While the King was in Ciudad Rodrigo, he decided to call the procurators, ordering that they should come to the town of Madrid, and he left from Ciudad Rodrigo at the beginning of the year of one thousand and four hundred and thirty three years, on Wednesday on the fifth day of January, and as they marched they all saw a great flame that was running in the sky, which lasted a long while, and which gave such a big roar that was heard up to seven or eight leagues from there. The King continued his march to Madrid . . .

This text clearly confirms that some unusual celestial object was seen in the sky sometime during the day on January 5, 1433. The report adds that the phenomenon lasted for a long while and was followed by a loud roar. The old Spanish league is a unit of measurement roughly equivalent to about 4.2 km or 2.6 miles, which means the UFO roar was heard from a distance of about 16 miles. This was obviously the original text from which the Count of de la Roca added a couple of colorful details like the horses and mules running in fear and all the talk about Aristotle and the viscous matter from the first region of the sky, etc., stuff that a cultivated literary man like Juan Antonio de Vera could have added easily. But the basic report is still valid.

A weird Fortean phenomenon in 1438

The old medieval town of Maderuelo (credit: Tuispi/Wikimedia Commons)
In the same Chronicle of Juan II we found another phenomenon worth quoting, a truly weird Fortean event like those collected in the books of Charles Fort, although this one seems to have eluded the great American writer and all his followers. In the Chronicle for the year of 1438, we found Chapter cclxxv (275), “Of how in the town of Maderuelo, stones fell from the air like sparrows, so light like a feather and so big like a small pillow.” The complete text in Chapter 275 is the following:

When the King was in Roa in that year [1438], he was told how in Maderuelo, a town of the Condestable [Don Alvaro de Luna], a marvelous thing occurred which has never been seen nor heard in the world: which was that they saw coming from the air very large stones, like light sparrows, which didn’t weight more than a feather, and even though some of them hit the heads they didn’t cause any damage: and these fell in very large numbers over that town and near it, and because the King and all those who heard of it had doubts, he sent the Bachelor Juan Ruyz de Agreda, a military officer of his court, to go there to inquire if this was true: and he went, and not only certified that these were seen, but he brought some of those stones, as large as a small pillow and as light as a feather, and they were all hollow and floxas, so that the King and all those who saw them were totally marveled.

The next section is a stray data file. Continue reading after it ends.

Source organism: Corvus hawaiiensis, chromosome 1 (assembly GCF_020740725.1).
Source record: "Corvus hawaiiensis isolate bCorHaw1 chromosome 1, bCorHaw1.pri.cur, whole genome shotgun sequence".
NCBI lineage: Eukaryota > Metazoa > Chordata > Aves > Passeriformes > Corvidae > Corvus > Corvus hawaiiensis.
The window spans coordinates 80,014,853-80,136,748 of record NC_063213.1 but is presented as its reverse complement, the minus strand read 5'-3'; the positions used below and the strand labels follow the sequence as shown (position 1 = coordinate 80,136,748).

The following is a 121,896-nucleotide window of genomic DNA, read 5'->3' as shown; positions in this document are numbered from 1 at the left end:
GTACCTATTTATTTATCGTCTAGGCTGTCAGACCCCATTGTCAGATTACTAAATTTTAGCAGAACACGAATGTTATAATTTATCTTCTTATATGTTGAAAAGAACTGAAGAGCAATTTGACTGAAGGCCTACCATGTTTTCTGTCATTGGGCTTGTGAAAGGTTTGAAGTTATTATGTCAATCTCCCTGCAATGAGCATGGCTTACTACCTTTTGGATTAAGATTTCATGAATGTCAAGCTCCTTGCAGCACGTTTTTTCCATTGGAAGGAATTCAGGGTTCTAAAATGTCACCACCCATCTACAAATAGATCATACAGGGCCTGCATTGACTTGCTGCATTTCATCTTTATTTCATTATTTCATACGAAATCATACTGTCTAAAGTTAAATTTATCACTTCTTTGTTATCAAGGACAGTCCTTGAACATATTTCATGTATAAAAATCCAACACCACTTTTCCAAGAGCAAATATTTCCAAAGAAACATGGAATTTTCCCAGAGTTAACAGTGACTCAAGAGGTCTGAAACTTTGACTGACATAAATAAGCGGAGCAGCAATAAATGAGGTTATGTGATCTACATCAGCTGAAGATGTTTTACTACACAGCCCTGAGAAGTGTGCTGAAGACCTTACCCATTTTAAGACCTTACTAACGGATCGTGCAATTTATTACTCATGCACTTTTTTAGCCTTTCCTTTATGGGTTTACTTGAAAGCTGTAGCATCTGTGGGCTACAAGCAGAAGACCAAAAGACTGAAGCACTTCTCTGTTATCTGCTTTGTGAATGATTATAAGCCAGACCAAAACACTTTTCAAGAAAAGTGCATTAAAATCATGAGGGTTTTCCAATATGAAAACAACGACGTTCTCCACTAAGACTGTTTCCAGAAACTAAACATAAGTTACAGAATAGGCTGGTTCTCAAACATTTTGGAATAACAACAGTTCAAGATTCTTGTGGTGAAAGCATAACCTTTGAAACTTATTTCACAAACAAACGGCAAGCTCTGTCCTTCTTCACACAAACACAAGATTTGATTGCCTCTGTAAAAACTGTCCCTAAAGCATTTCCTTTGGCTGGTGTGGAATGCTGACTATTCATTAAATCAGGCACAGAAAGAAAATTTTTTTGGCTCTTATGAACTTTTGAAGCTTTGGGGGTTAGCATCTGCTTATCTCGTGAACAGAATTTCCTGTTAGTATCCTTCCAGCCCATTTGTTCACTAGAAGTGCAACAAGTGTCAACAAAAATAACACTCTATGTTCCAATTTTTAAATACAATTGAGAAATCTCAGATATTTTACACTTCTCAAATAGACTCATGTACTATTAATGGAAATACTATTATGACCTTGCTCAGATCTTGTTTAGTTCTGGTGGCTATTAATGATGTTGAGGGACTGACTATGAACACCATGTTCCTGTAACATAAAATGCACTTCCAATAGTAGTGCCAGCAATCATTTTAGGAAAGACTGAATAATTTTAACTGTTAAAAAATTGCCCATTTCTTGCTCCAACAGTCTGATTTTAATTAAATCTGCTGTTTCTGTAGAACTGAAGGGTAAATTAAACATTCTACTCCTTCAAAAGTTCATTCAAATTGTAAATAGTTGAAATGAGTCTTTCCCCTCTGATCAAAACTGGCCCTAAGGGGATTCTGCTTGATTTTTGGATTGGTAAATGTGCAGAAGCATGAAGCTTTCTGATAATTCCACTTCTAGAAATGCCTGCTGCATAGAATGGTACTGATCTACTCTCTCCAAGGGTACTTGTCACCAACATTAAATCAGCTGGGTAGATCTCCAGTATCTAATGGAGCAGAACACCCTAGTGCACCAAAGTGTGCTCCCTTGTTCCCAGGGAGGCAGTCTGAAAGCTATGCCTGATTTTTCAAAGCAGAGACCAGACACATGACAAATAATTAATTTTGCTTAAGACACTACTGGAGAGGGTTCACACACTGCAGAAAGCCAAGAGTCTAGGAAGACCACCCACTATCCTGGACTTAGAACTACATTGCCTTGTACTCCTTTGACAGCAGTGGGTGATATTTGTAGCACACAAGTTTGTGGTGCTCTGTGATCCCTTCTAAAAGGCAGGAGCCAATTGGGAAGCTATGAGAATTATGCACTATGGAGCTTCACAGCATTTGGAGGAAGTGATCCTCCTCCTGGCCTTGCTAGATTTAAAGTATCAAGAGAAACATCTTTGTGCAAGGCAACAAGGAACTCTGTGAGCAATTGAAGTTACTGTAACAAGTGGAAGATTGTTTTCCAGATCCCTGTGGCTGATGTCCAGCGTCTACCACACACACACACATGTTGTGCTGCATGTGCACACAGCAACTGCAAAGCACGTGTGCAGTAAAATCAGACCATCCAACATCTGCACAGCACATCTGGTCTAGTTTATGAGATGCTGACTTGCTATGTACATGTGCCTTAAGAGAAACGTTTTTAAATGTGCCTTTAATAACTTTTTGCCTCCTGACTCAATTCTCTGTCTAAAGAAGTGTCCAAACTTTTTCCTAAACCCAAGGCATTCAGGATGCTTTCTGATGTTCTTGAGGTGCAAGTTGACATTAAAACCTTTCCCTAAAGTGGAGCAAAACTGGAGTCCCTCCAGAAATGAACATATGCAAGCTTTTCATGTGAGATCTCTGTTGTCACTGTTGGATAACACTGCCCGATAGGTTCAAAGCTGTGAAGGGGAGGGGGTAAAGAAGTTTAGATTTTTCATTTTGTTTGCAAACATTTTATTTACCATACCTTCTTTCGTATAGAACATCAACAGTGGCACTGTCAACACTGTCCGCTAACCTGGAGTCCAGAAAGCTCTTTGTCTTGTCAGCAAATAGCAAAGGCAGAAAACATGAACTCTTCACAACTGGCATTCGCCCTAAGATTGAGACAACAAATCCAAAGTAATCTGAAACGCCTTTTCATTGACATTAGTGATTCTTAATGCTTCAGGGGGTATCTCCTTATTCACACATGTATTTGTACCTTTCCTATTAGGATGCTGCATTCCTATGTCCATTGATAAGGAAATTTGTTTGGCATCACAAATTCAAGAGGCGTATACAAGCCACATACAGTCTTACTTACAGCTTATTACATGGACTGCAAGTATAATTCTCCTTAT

I was unable to find the meaning of the old Spanish word floxas; another old word used in the text, tova, also gave me some trouble, as it was not mentioned in any modern Spanish dictionary, though the Dictionary of the Royal Spanish Academy identified it as a cogujada, a type of bird of the same family than the sparrow. The old medieval town of Maderuelo is located in the province of Segovia in Castile. As for the cause of this event, I can’t find no explanation whatsoever, but it seemed important enough for King Juan II to send a high ranking military officer of his court (the old Spanish word is adalid, a military leader) to investigate and bring back some of the stones that fell from the air . Strange things were going on in Castile in the 1430s indeed.

Antonio Huneeus

Open Minds Investigative Reporter J. Antonio Huneeus has covered the UFO field from an international perspective for over 30 years. His articles have appeared in dozens of publications in the U.S., Latin America, Europe and Japan. He was also the co-author of the Laurance Rockefeller-funded “UFO Briefing Document – The Best Available Evidence” and edited the book “A Study Guide to UFOs, Psychic & Paranormal Phenomena in the USSR.” Huneeus studied French at the Sorbonne University in Paris and Journalism at the University of Chile in Santiago in the 1970s. He has lectured at dozens of UFO Conferences all over the world and been interviewed by many media outlets including The Washington Post, the Sy-Fy and History Channels, Nippon-TV, etc. He received the “Ufologist of the Year” award at the National UFO Conference in Miami Beach in 1990 and the “Courage in Journalism” award at the X-Conference in Gaithersburg, Maryland, in 2007.